“Bloodlines” by The North Sea
A devastating work of ominous electronic mayhem from Tulsa's Brad Rose.
Brad Rose is an artist who is notoriously hard to pigeonhole. He might spend his days running the esteemed Digitalis imprint (sidelining the wonderful Foxy Digitalis webzine) but his nights are wiled away chiselling at the petrified corpse of experimental music. Donating sounds to Ajilvsga, Altar Eagle, Sea Zombies and Ossining (among many, many others) he has somehow found time to fashion a new solo work for Type and it could hardly be further removed from his last outing.
‘Bloodlines’ is an album rooted in synthesis – the kind of busted power electronics that emerged in the early 80s with Ramleh, Throbbing Gristle and Whitehouse. This is not however simply a noise album – Brad has anchored his sound in this explorative mode, but uses his expertise to take it far beyond murk, grit and fractured teeth. With the help of Zelienople drummer Mike Weis (who accompanies the entire record on percussion) the record is a gloriously spacious excursion, with the fizzing Radiophonic blips, drones and tones set against gongs, scrapes and clanks. The sounds are dark and often punishing – torturous and occasionally frightening, but Brad somehow manages to offset it with an occasional flourish of beauty or calm.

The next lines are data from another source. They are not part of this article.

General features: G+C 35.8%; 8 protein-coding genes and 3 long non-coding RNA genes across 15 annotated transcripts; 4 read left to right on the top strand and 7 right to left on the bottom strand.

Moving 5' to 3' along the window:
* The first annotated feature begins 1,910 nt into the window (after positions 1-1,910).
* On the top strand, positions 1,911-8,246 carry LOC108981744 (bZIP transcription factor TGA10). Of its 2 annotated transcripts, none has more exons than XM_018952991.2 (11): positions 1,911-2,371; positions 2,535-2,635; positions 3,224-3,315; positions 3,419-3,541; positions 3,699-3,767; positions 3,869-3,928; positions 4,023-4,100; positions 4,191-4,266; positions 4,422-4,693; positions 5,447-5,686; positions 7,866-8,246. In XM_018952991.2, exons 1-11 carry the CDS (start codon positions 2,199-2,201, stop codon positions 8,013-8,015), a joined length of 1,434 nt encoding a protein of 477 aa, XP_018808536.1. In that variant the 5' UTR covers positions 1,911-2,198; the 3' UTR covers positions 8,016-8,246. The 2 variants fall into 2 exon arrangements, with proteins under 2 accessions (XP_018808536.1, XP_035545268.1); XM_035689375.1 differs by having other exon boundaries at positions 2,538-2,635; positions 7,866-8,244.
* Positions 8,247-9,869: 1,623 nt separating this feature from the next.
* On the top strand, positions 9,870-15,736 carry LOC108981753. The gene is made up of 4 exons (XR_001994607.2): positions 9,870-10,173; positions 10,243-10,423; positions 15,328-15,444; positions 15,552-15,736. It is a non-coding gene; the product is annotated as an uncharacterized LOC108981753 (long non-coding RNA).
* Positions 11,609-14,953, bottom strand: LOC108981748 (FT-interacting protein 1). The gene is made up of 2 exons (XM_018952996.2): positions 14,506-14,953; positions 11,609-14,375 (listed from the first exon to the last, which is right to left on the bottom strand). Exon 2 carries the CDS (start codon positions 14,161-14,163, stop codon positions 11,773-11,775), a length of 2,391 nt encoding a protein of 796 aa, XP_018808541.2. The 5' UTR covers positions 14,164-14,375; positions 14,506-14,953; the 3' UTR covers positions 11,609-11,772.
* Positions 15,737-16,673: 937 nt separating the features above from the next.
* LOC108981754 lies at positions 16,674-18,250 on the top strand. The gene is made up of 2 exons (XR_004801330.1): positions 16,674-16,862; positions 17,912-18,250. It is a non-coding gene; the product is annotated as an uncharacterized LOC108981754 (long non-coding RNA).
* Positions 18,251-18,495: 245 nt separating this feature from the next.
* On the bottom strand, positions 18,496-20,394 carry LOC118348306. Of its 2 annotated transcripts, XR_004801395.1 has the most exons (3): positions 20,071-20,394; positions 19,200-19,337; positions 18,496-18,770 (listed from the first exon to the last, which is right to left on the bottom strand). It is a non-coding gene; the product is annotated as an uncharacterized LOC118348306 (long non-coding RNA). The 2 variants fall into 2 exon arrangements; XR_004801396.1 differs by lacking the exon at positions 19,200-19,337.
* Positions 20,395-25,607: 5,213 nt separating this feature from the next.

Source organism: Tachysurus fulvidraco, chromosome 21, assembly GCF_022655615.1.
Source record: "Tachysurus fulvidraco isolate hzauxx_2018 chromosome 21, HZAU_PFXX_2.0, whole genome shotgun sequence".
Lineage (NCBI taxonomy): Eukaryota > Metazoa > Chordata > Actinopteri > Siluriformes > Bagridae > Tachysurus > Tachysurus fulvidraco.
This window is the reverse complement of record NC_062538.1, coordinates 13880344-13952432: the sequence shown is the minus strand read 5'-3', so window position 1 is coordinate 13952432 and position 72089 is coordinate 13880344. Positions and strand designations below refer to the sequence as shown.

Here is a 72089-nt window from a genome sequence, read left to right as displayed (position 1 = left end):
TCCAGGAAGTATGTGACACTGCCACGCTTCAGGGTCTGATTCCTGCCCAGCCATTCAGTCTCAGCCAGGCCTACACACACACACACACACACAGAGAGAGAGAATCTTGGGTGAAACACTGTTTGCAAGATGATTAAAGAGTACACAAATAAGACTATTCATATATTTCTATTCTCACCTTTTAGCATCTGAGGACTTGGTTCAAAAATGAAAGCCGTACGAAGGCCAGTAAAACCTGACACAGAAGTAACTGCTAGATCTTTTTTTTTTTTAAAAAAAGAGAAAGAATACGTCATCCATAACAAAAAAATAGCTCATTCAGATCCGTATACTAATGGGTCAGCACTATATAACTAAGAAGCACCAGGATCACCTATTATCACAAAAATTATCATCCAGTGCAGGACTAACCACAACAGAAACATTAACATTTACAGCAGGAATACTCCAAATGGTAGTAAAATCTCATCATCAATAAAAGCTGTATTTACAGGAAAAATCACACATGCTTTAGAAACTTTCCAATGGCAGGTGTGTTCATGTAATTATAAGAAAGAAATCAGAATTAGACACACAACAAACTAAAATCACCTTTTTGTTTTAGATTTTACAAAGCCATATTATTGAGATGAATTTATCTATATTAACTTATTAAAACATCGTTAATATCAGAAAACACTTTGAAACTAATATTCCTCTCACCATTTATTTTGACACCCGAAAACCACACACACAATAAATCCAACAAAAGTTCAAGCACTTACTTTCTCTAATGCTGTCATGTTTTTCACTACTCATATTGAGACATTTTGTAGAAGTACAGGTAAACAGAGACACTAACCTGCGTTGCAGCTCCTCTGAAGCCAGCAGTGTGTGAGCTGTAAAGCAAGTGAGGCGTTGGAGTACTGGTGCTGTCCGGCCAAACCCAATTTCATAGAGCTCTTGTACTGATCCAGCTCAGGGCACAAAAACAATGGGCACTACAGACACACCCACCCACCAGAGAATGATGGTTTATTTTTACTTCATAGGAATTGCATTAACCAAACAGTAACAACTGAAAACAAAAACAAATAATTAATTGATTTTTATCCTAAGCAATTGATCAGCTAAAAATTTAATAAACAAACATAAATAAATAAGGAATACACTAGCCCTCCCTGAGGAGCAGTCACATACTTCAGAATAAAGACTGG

The record is cut into two distinct acts (split lovingly for vinyl listening) and each ‘song’ blends into the next giving a true album experience. ‘Bloodlines’ is not a simple collection of pieces but a distinct narrative from beginning to end. As it tumbles from 50s sci fi synth tones into haunting off-world terror there is a sense of purpose and most of all, place. Brad has created a record that might not be an easy listening experience, but is one which grows on every successive play. It is truly deep and intensely troubling music.